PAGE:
x

Abu Dhabi, UAEThursday 20 September 2018

Physical education for all Saudi girls under way

Princess Reema bint Bandar Al Saud, vice president for women’s affairs at the General Authority of Sports, said every girl in Saudi Arabia would be affected by the ministry of education’s decision to begin offering physical education for them in public schools

Saudi and expatriate girls practice basketball at a private sports club in Jeddah, Saudi Arabia. Hasan Jamali / AP
Saudi and expatriate girls practice basketball at a private sports club in Jeddah, Saudi Arabia. Hasan Jamali / AP

Women have welcomed Saudi Arabia’s announcement this week to begin offering physical education for girls in public schools, as the ministry of education — in co-operation with the General Authority of Sports — gears up for intensive workshops to implement the decision in the next academic year.

Sports for women has been a somewhat controversial issue in the kingdom, where some conservatives deem it immodest. However, the government has made great strides in bringing in societal reforms in recent years, allowing women more participation in the workforce.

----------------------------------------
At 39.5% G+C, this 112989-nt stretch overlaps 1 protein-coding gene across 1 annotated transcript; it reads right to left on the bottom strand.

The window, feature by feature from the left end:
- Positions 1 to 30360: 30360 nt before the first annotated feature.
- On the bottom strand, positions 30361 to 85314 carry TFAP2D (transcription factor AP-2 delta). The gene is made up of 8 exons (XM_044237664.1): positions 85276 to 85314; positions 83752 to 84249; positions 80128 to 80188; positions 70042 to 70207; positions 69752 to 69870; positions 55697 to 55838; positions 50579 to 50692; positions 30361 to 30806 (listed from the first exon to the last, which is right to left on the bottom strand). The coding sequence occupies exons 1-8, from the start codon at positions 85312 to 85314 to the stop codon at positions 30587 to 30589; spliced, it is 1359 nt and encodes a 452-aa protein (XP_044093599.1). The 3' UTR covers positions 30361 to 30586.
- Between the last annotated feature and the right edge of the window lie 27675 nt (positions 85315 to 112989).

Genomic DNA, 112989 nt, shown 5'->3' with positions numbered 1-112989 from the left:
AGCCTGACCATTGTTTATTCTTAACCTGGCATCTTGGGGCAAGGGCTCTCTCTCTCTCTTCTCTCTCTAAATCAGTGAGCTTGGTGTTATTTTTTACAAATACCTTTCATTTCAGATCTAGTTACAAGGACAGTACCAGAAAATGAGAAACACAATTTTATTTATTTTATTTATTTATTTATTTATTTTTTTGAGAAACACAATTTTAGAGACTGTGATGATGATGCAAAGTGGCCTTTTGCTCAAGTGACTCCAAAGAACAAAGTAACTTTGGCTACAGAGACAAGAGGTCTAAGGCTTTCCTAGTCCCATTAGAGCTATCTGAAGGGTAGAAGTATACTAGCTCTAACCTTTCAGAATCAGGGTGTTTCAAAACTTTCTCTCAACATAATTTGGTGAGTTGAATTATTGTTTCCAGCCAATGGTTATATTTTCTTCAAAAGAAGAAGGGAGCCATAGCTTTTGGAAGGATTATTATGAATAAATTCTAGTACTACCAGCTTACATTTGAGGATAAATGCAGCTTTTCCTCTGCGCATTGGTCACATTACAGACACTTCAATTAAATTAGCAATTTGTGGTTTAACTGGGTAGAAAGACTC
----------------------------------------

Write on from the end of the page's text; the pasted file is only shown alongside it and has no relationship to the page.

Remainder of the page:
Princess Reema bint Bandar Al Saud, vice president for women’s affairs at the General Authority of Sports, said the ministry of education’s decision to include physical education for girls in the curriculum was an important step in fostering an active society.

“Every single girl [in Saudi Arabia] will be affected by this, from grade school to high school,” she told The National in a phone interview on Wednesday. “The next steps are intensive workshops, led by the ministry of education, to train PE teachers and to develop the curriculum for the delivery of physical content into the schools.”

Princess Reema stressed the fruitful co-operation between the sports and education sectors, and said they plan to discuss integrating the curriculum into higher education.